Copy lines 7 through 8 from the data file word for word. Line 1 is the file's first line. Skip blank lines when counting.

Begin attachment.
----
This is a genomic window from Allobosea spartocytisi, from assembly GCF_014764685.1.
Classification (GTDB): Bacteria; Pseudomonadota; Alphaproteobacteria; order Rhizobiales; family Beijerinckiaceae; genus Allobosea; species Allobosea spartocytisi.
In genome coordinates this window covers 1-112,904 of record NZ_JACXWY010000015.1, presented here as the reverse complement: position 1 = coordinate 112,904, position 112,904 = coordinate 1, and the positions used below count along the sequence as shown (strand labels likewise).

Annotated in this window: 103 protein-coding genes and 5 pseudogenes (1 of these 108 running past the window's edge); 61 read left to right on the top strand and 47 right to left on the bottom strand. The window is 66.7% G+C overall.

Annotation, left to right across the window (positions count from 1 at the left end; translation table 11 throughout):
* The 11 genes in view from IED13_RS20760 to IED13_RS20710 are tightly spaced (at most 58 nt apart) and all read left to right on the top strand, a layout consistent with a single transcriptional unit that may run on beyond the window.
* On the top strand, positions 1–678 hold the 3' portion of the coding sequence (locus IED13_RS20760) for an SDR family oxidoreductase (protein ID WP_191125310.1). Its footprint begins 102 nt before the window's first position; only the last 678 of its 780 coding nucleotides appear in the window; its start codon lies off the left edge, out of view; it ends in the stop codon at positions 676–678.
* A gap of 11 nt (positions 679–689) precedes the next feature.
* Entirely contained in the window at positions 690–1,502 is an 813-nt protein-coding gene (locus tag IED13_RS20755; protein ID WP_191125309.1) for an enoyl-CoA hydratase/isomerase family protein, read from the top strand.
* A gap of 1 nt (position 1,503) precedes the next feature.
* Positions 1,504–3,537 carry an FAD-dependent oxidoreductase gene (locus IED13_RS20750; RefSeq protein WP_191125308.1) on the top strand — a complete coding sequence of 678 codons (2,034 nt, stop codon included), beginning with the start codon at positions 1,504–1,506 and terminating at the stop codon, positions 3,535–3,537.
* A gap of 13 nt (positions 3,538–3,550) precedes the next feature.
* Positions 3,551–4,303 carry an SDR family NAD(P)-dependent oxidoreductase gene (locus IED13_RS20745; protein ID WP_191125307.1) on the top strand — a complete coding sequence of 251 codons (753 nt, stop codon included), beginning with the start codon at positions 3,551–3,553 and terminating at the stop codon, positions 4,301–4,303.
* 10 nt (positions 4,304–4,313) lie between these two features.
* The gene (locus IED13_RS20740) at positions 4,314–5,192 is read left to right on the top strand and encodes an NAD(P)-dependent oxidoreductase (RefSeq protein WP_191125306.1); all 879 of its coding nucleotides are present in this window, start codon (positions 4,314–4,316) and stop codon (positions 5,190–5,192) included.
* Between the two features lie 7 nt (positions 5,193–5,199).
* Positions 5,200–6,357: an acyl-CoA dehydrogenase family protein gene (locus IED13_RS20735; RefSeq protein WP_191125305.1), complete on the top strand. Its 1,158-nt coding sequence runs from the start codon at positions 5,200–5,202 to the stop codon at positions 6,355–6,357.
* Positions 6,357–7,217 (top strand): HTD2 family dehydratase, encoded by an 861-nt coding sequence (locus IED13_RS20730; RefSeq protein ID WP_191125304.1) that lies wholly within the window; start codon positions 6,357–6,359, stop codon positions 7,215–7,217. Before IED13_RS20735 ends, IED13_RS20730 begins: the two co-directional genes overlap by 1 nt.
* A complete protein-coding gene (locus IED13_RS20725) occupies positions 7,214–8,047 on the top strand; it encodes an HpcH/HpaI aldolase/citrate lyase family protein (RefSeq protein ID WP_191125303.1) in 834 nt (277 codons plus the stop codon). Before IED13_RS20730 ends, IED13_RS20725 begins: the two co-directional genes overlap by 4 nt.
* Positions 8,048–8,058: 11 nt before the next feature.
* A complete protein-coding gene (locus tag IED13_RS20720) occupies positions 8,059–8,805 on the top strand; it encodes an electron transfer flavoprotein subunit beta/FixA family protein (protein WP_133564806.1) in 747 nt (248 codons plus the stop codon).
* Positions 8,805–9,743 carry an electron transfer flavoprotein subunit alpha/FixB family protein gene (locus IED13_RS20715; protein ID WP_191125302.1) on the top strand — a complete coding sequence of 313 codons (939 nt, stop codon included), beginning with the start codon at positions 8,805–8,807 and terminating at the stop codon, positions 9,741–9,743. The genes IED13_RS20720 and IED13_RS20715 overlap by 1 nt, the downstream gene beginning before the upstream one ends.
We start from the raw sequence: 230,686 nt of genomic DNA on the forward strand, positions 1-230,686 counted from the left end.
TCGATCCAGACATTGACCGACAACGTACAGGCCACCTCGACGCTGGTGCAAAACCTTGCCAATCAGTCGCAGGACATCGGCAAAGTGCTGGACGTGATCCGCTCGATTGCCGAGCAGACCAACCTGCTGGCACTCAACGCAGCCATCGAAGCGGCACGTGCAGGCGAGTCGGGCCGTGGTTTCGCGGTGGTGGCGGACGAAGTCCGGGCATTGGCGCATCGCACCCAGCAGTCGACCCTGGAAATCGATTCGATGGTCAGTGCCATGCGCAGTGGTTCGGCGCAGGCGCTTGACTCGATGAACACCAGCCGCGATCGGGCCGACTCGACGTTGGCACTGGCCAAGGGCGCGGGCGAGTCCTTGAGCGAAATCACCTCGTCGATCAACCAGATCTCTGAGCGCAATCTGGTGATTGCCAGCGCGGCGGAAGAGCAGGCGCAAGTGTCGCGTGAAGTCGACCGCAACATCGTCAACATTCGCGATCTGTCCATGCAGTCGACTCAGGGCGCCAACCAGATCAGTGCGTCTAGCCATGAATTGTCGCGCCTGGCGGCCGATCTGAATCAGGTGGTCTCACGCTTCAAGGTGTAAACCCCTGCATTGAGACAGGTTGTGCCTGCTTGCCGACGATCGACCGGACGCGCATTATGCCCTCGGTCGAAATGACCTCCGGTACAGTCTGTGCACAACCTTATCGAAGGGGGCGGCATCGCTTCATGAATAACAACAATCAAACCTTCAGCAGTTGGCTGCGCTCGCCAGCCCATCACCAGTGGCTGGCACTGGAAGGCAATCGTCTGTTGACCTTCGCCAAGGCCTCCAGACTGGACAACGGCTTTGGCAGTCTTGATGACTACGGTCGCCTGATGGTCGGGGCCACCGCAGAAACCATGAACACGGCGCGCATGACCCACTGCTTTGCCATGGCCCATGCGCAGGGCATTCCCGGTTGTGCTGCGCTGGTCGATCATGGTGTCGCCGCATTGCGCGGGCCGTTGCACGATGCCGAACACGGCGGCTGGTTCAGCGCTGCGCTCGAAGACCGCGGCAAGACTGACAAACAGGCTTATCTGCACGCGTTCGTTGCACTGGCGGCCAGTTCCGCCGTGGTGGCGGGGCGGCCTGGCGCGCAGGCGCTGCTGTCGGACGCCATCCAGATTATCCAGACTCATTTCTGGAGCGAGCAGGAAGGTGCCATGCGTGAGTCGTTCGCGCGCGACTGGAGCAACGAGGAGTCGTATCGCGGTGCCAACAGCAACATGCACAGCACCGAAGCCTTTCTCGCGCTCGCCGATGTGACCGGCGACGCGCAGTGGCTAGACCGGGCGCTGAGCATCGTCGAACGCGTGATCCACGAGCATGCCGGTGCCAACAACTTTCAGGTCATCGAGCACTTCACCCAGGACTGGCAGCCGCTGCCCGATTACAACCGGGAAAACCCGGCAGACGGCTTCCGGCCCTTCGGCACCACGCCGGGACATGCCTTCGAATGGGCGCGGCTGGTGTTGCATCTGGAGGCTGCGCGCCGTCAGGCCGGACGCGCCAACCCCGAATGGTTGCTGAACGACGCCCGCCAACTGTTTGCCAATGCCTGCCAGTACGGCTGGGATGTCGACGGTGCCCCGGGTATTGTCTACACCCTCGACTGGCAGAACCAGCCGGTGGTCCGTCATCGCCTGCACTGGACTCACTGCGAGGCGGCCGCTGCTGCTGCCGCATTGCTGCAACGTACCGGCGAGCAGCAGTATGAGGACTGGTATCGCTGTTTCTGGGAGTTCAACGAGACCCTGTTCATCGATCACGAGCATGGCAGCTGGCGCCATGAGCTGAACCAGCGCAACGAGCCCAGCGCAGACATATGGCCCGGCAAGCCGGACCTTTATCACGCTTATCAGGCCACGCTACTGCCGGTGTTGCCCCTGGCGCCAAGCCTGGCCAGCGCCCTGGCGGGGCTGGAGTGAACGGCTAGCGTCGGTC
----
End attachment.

* On the top strand, positions 1–678 hold the 3' portion of the coding sequence (locus IED13_RS20760) for an SDR family oxidoreductase (protein ID WP_191125310.1). Its footprint begins 102 nt before the window's first position; only the last 678 of its 780 coding nucleotides appear in the window; its start codon lies off the left edge, out of view; it ends in the stop codon at positions 676–678.
* A gap of 11 nt (positions 679–689) precedes the next feature.